Monday, August 20, 2018
Greece’s Bailouts End, but Its Prospects Still Look Grim
Wall Street Journal
August 19, 2018
It took three bailouts, around €290 billion in loans from its European partners and the International Monetary Fund, countless nights of knife-edge negotiations, an avalanche of austerity, a collapse in output worse than America’s in the Great Depression, and three close brushes with an exit from the euro. On Monday Greece’s third bailout will conclude, and the country will no longer have to rely on its official creditors to finance itself.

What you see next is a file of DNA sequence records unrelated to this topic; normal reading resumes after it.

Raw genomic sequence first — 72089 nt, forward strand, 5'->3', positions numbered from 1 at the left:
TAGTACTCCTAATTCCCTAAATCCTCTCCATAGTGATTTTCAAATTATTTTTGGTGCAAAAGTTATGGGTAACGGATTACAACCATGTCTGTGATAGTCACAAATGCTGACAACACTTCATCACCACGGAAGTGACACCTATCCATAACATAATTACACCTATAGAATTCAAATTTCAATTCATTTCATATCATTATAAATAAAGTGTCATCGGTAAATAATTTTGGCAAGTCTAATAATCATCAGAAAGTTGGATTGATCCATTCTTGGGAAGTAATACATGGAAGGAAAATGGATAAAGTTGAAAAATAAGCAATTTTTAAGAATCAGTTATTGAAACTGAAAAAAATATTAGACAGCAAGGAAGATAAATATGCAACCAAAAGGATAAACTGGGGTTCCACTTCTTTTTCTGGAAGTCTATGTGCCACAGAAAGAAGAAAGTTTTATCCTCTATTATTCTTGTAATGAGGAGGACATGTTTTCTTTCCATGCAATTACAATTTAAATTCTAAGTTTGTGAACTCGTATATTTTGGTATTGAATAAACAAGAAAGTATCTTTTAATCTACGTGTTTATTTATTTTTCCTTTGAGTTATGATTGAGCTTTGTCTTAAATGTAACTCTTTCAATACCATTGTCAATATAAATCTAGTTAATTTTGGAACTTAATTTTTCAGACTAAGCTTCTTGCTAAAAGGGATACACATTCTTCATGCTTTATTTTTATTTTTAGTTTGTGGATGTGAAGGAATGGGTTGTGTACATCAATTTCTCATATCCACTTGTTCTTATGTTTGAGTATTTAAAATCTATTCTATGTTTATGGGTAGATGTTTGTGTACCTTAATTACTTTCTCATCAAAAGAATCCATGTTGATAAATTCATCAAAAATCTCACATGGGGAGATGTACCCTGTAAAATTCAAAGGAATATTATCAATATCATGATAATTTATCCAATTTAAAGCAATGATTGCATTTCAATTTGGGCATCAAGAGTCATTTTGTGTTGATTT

The eight-year crisis leveled Greece’s old political landscape. Four general elections between 2012 and 2015 reduced the once-mighty Pasok party, which had led the country most of the preceding 30 years, to a single-digit also-ran. Syriza, a fringe group on the hard left that barely sneaked into Parliament before the debt crisis, has swept into power. Golden Dawn, a fascist party that polled below 0.5% before 2010, won 18 seats in the last election and is now entrenched in Parliament. Despite the criminal indictment of its entire leadership, it likely will finish third in the next election, which must be held by October 2019.
At the end of it all, the government and its European Union cheerleaders now argue that Greece is once more a normal country, on course for sustainable, inclusive growth. If only that were true.